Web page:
I’ve always been fascinated with integrated structures, what’s frequently called land art or environmental architecture. As a child I designed underground cities and drew semi-subterranean houses. More recently, I’ve been bringing nature inside and experimenting with renewable construction materials. But I’ve nothing on Cattedrale Vegetale. The “Tree Cathedral” shows what is possible with patience and integration, working with, rather than subversion of, one’s environment. One needn’t be in competition with nature to have a durable structure in it.
The need for vegetation becomes apparent to me every time I’m temporarily without it. By winter’s end I’ve forgotten spring, but day trips through big cities or afternoons spent in shopping malls make me keenly aware of my dependence on plants to feel normal. As an unabashedly enthusiastic amateur naturalist, some of my discomfort in malls and recycled air might be psychosomatic, but I doubt the whole of it is self-inflicted.
Humanity has spent most of its years as a species living amongst trees. I know some people profess to prefer carpets and air conditioning to the wooded world, but that seems unnatural. For me dependence on plant life to feel human is not a problem to be solved. The problem is how to satisfy a desire for something entirely beneficial.
How does one achieve said satisfaction? My attempts have been hit or miss. I have more plants in my house than I have room to properly grow. What’s more, mine is an old house with few windows and adjacent buildings on three sides. I grow what I can in my yard, but it is a city yard, and thus dark and small. I refuse to cut my weeds until indelicately prompted by the city. They don’t care for natural grasses so much as I, so I’ll cut the plants back to turf to avoid the fine and then let them grow until I get another note.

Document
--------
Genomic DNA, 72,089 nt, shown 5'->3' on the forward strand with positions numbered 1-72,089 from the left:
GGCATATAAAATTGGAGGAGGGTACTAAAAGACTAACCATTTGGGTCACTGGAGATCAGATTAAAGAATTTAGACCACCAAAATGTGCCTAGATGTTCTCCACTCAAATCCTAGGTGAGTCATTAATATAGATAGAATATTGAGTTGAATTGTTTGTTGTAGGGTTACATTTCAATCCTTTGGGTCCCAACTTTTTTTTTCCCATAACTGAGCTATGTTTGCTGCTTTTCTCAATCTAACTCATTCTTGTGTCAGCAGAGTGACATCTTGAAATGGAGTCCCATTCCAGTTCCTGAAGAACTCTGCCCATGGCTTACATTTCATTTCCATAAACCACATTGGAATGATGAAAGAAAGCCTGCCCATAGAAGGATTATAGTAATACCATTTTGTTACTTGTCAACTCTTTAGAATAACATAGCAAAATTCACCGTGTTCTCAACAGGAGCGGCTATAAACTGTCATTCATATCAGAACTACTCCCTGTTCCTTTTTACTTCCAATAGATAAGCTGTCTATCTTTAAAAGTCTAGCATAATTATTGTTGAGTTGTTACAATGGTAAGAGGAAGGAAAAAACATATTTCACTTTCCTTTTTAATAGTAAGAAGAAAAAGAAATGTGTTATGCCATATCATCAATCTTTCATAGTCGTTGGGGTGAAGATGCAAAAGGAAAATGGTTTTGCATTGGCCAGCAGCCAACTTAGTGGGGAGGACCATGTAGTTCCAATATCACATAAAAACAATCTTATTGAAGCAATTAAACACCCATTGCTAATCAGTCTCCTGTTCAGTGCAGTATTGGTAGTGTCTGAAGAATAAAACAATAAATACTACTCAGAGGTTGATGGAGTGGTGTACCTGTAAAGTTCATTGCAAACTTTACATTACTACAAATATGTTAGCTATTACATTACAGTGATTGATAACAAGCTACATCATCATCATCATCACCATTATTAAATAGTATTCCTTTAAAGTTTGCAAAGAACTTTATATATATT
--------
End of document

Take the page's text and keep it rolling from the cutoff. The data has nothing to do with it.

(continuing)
None of this seems enough. I live in a city where, on a historic block, a man can move in, back alley deal his way into getting parking spots installed on the sidewalk, then retroactively declare my tree to be blocking his right to line of site, regardless of its predating his alterations.
So, what is there to do? My means are limited (no one has thrown money at me for my status as a college grad, I feel cheated, those statistics lied!) I have an uncooperative hometown. I’m not quite ready to divest myself of all possessions and become a traveling warrior monk.
For temporary relief from the grey, there are parks. There are my trips to the plant shops and my attempts to grow in the shadow of the city. There are my botanical experimentation and horticultural studies. None of it seems enough. I want the tree house existence one sees in the various lists of hundred greatest… whatevers. I want a planned city, like Arcosanti, a place made by volunteers and passionate individuals whose intent was to stay a part of their environment rather than to pretend they and it were alien. I want, at least, a house like Falling Water, something seeming to belong to its surroundings. I want the sort of place, like Isamu Noguchi’s hills, where one knows that he stands in something man-made, but otherwise feels as if the space belongs to nature. I want that sort of space and that sort of understanding.
But I live in Harrisburg, where they cut down trees to build slightly larger parking lots fifteen feet away. And the tree houses are made of acrylic, the trees on which the stand are counterfeit or long since dead. Arcosanti remains unfinished, Frank Lloyd Wright was a savant not interested in the world as a whole. Noguchi has been dead for twenty-five years.
The choice becomes, as it has become for battle over atmospheric carbon, ozone depletion, species loss, and rainforest destruction, whether to give up or to fight.
I choose the latter.